Sheep and shepherdI took this picture in Jordan earlier this year.  I was a square supervisor on an archaeological dig at Tall el-Hammam, thought to be the site of the biblical city of Sodom.  A bedouin family had set up camp next to the section of the site where I worked, and every day we’d watch the shepherd lead his sheep on their daily walk for food and water.  They were kept penned in when they were near the tent, but occasionally one of the sheep would escape his confinement and begin to wander.  And then the trouble began.

Our squares were on the side of a hill, and that hill is covered with rocks, stones, and boulders.  I don’t recall ever seeing so many rocks in my life.  And it was on this hillside that I saw one of these escaped sheep wander away from its herd.

This particular sheep did ok for a while going up the hillside, but there came a point when it realized that it had walked into quite the predicament.  It had made its way partly up the hill, but now it couldn’t get down.  It was stuck, and even a sheep knows that when you can’t move, you’re prime picking for predators.

I felt like I was watching Jesus’ story from Luke 15 in action.  The 99 sheep were safely in their pens, but the one had wandered away and was now in trouble.  What now?

When he saw what happened, the shepherd walked up the hillside to where the sheep had wandered, picked it up, and carried it back to the safety of the herd.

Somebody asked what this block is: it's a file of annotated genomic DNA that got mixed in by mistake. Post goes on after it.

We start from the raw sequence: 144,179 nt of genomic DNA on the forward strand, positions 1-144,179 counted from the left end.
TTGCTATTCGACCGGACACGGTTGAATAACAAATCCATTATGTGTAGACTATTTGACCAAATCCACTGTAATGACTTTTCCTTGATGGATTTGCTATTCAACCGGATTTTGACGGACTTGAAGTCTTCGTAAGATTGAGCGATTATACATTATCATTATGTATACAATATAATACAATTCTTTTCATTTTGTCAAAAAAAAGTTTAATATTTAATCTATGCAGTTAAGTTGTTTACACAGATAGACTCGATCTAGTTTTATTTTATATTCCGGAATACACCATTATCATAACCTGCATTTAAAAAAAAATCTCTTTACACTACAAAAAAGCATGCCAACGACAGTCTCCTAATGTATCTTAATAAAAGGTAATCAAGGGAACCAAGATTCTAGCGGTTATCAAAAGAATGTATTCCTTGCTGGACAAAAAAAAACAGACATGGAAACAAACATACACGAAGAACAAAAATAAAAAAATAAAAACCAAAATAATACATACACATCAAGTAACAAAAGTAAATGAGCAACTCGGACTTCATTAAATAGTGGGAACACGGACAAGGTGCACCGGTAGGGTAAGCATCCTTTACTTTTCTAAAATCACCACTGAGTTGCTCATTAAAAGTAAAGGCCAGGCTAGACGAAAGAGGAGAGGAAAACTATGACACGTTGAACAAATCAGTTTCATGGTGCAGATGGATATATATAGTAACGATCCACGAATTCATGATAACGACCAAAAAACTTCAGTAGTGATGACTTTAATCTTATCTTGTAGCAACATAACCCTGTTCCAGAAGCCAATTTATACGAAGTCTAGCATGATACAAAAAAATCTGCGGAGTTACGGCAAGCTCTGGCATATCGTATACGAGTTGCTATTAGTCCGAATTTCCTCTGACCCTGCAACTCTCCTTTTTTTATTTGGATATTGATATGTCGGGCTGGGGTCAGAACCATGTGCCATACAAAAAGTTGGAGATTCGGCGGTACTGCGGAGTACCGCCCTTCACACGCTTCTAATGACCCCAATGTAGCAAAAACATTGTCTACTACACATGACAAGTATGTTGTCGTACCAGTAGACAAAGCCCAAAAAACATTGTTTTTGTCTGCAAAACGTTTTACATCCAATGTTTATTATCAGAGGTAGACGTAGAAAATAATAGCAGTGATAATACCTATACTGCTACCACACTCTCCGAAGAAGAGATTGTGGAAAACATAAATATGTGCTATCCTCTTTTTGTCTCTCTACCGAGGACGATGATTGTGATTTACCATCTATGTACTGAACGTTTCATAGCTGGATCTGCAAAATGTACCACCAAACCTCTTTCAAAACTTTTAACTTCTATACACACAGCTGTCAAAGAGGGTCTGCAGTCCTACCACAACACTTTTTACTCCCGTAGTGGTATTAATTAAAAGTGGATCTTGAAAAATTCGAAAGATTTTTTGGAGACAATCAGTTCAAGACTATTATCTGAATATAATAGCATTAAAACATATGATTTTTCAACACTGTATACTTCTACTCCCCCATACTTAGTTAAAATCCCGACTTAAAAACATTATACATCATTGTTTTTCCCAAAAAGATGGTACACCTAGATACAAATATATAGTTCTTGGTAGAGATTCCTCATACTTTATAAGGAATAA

What does this have to do with leadership?  Three things:

1)  The Bible compares people to sheep for a reason.  Just like sheep, people need to be led.  And when we’re not led well, we can get into all sorts of jams.  It really matters how leaders lead others.

2)  Rocks are everywhere.  It’s a leader’s job to lead, to guide.  If the leader doesn’t do it, who will?

3)  Sheep aren’t typically attacked when they are in a herd; they’re attacked when they wander off into isolation.  So too with people.  Community matters, and not just for the people we lead.

Leaders, if you’re not learning from those farther down the road from you, if you’re not reading books and articles by leaders who are more mature in their leadership than you, then you’re moving slowly but surely toward a place of solitary, isolated leadership where you’re not growing.  Don’t let that happen – be intentional about your development as a leader.  That’s how you grow, and those you lead will be grateful that you did so.

How are you intentionally growing and developing your leadership these days?



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